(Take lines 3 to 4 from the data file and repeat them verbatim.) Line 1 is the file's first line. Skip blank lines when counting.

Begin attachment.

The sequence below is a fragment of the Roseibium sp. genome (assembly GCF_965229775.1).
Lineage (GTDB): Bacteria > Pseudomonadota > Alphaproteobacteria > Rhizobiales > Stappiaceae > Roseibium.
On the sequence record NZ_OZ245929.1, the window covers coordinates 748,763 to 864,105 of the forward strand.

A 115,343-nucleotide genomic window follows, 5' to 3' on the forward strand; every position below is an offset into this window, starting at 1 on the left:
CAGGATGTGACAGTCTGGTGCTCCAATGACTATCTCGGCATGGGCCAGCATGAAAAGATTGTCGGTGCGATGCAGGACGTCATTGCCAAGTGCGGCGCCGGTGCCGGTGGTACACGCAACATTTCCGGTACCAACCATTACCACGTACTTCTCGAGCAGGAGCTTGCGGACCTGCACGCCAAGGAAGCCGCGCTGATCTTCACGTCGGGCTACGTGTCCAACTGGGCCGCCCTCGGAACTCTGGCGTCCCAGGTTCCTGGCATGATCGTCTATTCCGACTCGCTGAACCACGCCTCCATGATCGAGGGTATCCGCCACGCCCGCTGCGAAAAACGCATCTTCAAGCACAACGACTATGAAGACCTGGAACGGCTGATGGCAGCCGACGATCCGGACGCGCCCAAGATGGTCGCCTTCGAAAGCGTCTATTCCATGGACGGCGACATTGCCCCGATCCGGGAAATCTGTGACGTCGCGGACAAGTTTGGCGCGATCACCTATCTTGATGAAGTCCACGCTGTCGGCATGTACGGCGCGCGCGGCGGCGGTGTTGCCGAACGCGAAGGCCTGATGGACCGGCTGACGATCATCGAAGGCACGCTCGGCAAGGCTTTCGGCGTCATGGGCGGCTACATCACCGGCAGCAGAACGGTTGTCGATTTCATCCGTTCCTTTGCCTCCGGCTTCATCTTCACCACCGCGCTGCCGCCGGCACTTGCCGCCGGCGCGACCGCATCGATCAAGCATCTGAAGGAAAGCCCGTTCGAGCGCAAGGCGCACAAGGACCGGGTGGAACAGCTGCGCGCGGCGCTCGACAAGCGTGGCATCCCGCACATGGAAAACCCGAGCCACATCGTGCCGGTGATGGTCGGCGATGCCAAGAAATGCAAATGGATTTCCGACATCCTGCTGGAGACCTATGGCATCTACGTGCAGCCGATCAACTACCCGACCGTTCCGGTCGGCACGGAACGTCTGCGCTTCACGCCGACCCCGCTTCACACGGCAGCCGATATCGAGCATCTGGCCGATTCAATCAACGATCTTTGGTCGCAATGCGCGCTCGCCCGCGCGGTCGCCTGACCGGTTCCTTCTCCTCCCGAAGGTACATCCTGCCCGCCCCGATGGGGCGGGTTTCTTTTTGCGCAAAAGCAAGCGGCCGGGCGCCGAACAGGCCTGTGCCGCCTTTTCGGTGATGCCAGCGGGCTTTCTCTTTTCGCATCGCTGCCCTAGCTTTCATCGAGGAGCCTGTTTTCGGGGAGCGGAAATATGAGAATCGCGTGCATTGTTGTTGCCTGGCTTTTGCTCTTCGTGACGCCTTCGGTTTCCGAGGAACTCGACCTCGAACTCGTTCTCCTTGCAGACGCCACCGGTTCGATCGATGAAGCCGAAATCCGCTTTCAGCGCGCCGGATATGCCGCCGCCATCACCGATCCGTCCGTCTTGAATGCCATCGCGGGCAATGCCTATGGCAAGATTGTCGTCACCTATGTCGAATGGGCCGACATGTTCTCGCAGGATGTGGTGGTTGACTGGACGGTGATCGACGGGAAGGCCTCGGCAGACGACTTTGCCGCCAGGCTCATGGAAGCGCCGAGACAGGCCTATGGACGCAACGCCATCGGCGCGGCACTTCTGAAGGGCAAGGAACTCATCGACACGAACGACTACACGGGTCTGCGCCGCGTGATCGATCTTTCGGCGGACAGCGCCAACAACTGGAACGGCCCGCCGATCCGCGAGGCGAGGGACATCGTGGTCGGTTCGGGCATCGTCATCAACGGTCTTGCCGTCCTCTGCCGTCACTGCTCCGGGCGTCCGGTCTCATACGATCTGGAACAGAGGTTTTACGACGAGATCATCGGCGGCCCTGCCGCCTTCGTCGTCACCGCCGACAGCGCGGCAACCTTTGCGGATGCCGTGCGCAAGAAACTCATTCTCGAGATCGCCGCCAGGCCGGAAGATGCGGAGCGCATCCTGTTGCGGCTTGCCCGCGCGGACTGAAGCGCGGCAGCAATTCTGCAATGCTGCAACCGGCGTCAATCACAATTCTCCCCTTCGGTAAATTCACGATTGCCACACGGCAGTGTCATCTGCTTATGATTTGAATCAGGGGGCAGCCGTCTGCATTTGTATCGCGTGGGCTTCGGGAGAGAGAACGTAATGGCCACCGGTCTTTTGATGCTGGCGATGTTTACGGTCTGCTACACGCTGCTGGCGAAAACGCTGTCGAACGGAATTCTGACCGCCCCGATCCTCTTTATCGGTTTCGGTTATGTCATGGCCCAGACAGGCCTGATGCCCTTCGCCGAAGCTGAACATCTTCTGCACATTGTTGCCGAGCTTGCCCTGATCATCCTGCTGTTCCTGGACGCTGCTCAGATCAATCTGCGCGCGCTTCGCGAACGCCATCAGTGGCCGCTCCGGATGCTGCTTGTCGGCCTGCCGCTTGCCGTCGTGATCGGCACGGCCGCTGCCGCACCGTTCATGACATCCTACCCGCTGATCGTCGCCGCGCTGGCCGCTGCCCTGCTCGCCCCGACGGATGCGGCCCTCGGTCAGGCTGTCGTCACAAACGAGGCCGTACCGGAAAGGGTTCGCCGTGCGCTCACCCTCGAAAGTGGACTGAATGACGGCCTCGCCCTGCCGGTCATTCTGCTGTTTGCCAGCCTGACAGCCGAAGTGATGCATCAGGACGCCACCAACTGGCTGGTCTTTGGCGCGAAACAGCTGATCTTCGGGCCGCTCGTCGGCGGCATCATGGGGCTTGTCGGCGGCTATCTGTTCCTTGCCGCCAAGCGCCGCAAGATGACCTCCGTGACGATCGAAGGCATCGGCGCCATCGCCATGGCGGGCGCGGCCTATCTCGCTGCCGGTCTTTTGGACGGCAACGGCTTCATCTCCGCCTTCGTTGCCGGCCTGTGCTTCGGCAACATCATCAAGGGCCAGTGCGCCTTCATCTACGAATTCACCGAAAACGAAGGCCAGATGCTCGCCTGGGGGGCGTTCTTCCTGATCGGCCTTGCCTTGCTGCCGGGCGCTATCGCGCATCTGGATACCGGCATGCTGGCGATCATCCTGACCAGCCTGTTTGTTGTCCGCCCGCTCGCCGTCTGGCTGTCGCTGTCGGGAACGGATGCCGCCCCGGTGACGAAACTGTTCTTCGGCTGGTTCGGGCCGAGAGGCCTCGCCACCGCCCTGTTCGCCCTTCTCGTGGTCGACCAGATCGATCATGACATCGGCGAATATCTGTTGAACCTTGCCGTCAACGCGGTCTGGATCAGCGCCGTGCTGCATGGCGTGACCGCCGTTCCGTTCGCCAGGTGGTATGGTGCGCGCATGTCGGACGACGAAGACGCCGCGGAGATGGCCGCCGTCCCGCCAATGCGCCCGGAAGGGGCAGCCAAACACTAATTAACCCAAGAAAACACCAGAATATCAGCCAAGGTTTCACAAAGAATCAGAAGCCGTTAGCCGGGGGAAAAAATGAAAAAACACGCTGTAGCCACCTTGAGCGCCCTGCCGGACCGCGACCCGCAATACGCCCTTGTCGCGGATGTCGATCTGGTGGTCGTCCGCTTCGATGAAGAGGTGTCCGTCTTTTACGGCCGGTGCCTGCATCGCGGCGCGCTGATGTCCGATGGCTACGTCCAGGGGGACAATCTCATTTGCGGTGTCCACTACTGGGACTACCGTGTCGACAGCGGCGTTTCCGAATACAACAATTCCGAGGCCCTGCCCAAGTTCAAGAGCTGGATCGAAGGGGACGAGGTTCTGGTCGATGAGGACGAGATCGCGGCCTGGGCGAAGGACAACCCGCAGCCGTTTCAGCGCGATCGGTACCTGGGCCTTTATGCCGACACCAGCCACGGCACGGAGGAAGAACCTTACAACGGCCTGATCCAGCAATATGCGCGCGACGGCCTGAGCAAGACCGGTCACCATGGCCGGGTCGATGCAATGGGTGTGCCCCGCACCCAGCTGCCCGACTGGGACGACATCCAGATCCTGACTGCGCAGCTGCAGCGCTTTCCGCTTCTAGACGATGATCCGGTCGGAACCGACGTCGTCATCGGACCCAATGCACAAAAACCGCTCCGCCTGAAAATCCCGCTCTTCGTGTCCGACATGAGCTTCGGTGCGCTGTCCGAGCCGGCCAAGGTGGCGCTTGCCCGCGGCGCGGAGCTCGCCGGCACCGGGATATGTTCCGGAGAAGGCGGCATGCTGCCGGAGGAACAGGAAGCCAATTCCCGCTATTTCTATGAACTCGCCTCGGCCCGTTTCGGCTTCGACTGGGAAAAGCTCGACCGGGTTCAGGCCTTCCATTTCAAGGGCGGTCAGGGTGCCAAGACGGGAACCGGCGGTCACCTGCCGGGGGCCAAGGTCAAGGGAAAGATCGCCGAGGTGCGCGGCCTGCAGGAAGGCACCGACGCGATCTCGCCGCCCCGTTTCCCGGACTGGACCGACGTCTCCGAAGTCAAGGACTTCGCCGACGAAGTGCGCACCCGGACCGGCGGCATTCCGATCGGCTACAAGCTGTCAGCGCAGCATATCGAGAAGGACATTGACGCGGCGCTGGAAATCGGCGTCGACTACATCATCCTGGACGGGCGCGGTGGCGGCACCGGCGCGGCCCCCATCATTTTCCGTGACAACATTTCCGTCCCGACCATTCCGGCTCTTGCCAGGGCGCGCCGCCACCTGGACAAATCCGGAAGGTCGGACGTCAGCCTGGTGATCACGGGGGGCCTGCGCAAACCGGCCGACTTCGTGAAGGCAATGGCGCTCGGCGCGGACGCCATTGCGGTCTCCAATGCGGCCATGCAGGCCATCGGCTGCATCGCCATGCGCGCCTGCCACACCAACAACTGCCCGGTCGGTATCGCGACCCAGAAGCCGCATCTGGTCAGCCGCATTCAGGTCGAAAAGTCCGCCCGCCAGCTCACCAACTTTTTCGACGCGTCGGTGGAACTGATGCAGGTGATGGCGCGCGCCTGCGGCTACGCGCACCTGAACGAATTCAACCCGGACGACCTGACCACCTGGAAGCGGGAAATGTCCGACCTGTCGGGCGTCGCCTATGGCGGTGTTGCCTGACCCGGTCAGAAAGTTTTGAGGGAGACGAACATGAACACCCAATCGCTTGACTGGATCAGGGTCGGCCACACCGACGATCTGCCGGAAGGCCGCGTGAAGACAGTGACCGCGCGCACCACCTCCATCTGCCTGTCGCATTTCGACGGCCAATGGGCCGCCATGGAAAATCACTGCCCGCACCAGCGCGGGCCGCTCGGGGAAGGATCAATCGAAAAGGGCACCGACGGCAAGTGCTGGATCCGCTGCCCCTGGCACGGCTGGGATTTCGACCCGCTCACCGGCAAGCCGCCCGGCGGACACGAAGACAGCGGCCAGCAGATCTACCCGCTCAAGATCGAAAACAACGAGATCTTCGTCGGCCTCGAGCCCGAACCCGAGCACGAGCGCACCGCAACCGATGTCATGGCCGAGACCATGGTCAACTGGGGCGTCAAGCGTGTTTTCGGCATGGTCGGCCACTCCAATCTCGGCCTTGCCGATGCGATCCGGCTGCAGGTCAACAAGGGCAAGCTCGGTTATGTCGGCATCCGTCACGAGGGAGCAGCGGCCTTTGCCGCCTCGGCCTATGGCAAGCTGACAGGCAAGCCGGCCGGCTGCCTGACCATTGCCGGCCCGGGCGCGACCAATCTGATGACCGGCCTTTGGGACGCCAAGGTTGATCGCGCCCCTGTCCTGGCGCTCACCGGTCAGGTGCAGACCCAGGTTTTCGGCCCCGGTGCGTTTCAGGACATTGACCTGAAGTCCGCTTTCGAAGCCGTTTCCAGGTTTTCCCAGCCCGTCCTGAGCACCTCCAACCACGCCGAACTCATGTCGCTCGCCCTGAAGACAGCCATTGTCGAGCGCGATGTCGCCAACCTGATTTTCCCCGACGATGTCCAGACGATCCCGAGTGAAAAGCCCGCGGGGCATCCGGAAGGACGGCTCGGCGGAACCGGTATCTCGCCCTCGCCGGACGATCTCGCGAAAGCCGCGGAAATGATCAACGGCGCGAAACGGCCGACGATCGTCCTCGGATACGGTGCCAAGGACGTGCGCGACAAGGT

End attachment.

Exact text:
On the sequence record NZ_OZ245929.1, the window covers coordinates 748,763 to 864,105 of the forward strand.

A 115,343-nucleotide genomic window follows, 5' to 3' on the forward strand; every position below is an offset into this window, starting at 1 on the left: